President Obama recently launched his initiative entitled, My Brothers Keeper, and it was created to address the under achievement among young black and Hispanic males. POTUS is gathering businesses, foundations and community support for this commitment. This initiative has been set forth to increase employment opportunities and to encourage our young men of color to reach their highest potential before they are subject to the criminal justice system.
As a young teen, The President mentions that he himself was headed down the wrong direction with getting high, under estimating himself and his uncontrolled anger from not having a father at home. Obama stated, The aim is to “start a different cycle. “If we help these wonderful young men become better husbands and fathers and well-educated, hardworking, good citizens, then not only will they contribute to the growth and prosperity of this country, but they will pass those lessons on to their children, on to their grandchildren.”
According to American Progress,
- One in three black men can expect to go to prison in their lifetime
- Students of color face harsher punishments in school than their white peers, leading to a higher number of youth of color incarcerated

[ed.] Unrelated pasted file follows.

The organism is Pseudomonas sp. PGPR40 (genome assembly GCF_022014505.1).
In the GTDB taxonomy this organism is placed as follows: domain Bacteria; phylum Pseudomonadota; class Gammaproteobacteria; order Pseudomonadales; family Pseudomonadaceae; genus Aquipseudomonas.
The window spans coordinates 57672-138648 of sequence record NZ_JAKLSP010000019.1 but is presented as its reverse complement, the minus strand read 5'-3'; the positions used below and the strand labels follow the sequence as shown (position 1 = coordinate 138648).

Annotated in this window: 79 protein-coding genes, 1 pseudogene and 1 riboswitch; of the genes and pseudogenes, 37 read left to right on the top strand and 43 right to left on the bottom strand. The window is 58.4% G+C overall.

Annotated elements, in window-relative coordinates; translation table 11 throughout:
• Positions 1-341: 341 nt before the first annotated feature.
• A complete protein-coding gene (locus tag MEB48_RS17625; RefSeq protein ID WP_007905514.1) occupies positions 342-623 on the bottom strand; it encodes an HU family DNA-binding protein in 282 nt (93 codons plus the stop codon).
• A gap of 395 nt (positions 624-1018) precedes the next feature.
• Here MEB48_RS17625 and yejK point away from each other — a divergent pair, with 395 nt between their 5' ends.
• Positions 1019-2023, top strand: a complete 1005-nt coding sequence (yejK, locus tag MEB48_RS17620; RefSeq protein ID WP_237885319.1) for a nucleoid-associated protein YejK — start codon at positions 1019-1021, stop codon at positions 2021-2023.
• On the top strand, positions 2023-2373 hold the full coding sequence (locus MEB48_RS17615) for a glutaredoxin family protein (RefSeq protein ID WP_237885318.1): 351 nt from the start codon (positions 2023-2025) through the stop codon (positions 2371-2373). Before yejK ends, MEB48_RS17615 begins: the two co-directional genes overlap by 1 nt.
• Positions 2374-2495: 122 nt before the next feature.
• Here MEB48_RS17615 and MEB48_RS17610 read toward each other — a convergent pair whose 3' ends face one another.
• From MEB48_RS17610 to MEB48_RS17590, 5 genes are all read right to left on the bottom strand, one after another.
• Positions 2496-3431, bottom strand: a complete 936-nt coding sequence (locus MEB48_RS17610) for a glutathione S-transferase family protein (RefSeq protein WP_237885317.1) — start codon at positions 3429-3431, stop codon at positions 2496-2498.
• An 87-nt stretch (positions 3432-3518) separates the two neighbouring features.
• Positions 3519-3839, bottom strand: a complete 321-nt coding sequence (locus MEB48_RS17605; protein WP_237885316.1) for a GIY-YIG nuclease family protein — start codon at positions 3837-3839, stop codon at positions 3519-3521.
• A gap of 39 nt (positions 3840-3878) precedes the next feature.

- Unemployment rate of African-Americans without a high school diploma was 26 percent in the second quarter of 2011, compared to 12 percent for whites without a high school diploma
And According to The National Council of LaRaza,
- It can be estimated that on any given day, at least 18,000 Hispanic youth are incarcerated in the U.S. for mostly nonviolent offenses
- The United States Department of Justice Bureau of Justice Statistics reports that from 2000 to 2008, the share of Latino youth under 18 years of age who are in adult prisons rose from 12% to 20 %
I must say that this is an awesome project, and I applaud POTUS for his efforts. President Obama is relatable because he has gone through real life experiences that we as young people and the world can connect with. I know that I can totally relate because I myself went through a tough period of time where I was not focused at all. I did not value my education or the opportunities afforded to me, and I made a few bad decisions. After self-realization and a great deal of support from my parents, I got back on track. Unfortunately, not everyone has the ability to do that. Some individuals do not have the benefit of having a support system around them to depend on for encouragement or motivation.
As an African-American woman, I am fully aware of the racial disparities that continue to perpetuate within our society. Having African-American male figures in my life such as my dad, brothers, uncles and cousins I also recognize first hand how unfair the system can be. The decks are stacked against them even more when it comes to our prison systems, employment opportunities and the chances of furthering their education . I am grateful that our President acknowledges these issues and is addressing them. I am sure our communities are thankful as well. I hope countless support groups stem from this initiative because they are necessary. It is time to break these generational curses.
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